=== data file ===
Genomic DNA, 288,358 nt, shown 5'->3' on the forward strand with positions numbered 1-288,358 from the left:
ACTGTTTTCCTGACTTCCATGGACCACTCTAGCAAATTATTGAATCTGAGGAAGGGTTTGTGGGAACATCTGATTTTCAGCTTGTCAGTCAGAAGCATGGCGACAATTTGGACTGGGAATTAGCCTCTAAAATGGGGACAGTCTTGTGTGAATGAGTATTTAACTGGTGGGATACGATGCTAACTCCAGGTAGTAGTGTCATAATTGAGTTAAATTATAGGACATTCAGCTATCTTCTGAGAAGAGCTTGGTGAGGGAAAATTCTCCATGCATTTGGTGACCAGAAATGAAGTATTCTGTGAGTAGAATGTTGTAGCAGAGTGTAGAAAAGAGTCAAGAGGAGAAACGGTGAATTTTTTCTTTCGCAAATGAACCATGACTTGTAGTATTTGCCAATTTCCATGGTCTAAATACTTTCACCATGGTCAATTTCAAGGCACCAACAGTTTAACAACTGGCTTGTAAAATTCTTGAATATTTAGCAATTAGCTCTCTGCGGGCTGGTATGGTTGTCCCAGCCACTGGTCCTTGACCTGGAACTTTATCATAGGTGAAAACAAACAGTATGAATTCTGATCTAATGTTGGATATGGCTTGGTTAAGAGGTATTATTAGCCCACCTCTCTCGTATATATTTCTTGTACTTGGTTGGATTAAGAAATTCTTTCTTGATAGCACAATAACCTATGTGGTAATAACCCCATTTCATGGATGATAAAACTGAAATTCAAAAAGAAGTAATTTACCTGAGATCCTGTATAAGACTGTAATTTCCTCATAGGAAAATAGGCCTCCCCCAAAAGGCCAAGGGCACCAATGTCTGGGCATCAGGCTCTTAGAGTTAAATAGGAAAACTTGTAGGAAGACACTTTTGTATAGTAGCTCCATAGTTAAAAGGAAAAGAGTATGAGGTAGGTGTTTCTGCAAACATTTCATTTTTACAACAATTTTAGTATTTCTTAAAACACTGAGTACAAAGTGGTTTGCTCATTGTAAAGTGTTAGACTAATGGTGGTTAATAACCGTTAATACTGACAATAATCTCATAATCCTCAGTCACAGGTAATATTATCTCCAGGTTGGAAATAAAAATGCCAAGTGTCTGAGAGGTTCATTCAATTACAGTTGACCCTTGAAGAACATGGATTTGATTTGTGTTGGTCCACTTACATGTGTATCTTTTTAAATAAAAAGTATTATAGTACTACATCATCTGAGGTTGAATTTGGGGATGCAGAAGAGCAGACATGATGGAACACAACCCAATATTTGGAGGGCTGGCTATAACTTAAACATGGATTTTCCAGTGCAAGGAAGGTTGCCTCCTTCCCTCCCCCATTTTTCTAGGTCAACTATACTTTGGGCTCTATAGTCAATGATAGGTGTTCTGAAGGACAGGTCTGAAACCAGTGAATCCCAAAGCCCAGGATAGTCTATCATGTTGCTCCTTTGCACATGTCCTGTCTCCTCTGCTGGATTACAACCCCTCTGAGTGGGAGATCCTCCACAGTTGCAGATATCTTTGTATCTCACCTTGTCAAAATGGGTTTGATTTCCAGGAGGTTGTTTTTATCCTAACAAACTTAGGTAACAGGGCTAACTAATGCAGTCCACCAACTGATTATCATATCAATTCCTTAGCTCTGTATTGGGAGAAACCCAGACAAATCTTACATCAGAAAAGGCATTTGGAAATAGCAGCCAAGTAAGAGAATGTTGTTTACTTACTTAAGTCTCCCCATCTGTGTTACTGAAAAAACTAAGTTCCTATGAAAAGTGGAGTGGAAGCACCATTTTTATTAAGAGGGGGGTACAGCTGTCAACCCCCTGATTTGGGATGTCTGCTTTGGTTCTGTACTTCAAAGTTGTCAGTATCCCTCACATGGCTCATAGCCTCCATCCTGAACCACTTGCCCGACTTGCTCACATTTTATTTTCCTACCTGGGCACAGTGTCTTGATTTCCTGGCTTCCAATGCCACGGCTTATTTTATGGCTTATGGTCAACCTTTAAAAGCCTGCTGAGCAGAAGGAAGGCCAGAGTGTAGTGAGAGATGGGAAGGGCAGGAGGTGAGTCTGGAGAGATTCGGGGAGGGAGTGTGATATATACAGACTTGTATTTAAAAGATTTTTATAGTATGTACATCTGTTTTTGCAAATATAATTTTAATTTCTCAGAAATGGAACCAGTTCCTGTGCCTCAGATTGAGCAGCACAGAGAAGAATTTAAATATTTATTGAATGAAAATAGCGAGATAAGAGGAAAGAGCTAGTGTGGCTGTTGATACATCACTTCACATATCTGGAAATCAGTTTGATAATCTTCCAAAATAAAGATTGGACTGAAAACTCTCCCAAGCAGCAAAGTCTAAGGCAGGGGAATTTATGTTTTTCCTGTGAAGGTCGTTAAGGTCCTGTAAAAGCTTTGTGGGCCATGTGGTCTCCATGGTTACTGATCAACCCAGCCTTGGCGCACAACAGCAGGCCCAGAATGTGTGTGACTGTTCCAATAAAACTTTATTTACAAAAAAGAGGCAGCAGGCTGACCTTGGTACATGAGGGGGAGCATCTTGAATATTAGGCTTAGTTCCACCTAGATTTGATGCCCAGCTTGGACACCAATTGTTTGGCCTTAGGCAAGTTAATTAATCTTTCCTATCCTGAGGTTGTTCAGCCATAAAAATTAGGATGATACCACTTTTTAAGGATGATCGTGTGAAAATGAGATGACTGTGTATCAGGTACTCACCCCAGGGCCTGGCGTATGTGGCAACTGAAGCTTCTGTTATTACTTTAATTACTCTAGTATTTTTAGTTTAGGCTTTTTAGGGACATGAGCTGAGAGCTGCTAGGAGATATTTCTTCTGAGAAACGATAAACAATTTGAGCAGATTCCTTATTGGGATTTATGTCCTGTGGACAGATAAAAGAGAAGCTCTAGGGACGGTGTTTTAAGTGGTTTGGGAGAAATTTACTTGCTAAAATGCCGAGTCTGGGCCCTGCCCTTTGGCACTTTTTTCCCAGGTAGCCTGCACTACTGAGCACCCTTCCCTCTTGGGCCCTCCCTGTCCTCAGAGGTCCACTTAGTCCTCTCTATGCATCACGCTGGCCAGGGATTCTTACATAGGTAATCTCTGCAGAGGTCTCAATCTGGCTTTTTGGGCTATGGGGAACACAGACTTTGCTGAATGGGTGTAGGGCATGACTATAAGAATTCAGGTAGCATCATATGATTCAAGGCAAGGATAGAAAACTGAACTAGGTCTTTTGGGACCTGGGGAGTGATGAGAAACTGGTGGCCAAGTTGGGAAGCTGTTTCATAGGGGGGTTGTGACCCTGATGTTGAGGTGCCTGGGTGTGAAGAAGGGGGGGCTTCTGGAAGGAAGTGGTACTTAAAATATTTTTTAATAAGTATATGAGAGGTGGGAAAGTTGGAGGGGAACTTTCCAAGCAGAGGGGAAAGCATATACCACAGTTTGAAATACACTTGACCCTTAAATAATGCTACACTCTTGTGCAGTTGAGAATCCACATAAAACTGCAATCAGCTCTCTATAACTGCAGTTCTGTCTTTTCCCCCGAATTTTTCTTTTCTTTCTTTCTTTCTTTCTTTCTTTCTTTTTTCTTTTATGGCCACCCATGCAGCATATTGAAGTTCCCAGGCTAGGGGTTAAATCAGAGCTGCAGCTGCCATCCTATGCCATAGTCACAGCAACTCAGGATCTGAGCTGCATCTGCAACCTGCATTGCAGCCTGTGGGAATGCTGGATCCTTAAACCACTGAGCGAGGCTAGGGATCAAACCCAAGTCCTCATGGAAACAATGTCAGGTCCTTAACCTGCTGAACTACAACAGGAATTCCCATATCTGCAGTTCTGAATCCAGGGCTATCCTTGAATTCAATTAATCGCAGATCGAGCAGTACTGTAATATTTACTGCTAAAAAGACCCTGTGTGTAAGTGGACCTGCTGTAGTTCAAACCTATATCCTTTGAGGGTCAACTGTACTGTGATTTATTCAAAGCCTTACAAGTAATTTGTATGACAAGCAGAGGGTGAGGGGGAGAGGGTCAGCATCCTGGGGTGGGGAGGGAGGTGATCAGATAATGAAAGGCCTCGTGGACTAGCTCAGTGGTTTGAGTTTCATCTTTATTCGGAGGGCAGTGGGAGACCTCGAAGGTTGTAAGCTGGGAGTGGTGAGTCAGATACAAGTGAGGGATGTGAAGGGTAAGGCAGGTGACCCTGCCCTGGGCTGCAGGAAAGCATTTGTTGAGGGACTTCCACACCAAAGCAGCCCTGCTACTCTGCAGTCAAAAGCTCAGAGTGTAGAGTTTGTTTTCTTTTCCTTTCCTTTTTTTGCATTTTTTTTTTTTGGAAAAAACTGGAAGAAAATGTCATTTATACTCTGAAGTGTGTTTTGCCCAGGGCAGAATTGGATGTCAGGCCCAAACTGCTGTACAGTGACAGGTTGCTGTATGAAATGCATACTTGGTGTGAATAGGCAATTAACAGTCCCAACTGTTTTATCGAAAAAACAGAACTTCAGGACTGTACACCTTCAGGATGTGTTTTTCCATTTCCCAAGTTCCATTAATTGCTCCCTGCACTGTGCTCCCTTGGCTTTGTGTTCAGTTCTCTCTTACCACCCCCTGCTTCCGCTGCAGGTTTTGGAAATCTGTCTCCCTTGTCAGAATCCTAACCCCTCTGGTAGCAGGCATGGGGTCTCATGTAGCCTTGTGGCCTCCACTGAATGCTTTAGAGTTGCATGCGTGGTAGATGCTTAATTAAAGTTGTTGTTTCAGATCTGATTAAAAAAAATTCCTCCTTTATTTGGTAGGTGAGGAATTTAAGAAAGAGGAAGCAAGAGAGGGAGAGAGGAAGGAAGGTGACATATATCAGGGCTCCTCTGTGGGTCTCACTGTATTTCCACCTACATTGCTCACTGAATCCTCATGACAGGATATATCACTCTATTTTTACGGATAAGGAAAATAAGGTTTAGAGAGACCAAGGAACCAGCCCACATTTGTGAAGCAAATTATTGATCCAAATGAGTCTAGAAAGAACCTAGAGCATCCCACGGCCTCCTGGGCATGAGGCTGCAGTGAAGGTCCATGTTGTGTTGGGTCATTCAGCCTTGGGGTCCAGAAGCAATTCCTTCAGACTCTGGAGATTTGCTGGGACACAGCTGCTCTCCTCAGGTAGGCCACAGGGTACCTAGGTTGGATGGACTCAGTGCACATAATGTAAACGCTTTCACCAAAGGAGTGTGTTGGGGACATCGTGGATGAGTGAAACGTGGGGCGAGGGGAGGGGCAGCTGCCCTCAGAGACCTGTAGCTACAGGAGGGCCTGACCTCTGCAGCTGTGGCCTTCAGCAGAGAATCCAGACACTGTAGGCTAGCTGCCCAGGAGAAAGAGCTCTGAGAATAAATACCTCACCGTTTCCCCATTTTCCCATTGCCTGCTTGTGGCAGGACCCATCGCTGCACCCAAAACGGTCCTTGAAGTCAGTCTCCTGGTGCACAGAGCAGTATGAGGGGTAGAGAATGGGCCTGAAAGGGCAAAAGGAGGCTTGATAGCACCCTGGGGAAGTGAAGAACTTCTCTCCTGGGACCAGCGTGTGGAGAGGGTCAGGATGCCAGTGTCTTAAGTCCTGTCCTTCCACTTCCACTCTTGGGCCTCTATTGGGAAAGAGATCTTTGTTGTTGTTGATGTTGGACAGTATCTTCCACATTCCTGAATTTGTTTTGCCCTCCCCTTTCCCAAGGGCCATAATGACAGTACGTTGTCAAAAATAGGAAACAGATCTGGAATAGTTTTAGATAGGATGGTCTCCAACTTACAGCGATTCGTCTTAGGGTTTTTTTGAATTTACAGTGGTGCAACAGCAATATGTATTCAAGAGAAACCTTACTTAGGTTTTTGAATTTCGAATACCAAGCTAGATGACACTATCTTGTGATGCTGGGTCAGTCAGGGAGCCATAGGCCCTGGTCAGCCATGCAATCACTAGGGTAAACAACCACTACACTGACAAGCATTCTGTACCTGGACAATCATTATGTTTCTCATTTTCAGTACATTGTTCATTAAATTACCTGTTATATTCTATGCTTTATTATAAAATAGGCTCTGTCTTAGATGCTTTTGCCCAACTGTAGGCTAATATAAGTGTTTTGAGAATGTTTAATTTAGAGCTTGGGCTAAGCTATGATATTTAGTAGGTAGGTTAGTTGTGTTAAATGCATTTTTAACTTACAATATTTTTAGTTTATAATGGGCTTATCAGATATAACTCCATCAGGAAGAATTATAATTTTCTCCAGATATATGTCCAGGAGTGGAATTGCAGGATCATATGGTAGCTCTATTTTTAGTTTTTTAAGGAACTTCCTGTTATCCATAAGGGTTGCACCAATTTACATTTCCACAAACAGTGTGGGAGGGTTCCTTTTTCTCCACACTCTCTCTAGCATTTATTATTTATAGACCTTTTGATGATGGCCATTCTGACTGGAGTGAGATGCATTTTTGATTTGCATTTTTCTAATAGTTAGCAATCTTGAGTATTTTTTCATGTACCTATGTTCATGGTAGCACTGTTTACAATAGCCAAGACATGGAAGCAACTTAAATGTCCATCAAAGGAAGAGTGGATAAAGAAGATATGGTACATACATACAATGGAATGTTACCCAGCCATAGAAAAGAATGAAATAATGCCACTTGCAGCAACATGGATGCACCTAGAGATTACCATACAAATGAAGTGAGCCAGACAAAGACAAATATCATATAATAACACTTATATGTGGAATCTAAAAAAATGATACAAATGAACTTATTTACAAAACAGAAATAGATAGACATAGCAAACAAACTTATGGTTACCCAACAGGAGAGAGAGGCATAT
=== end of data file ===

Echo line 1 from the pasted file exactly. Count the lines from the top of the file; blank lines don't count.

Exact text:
Genomic DNA, 288,358 nt, shown 5'->3' on the forward strand with positions numbered 1-288,358 from the left: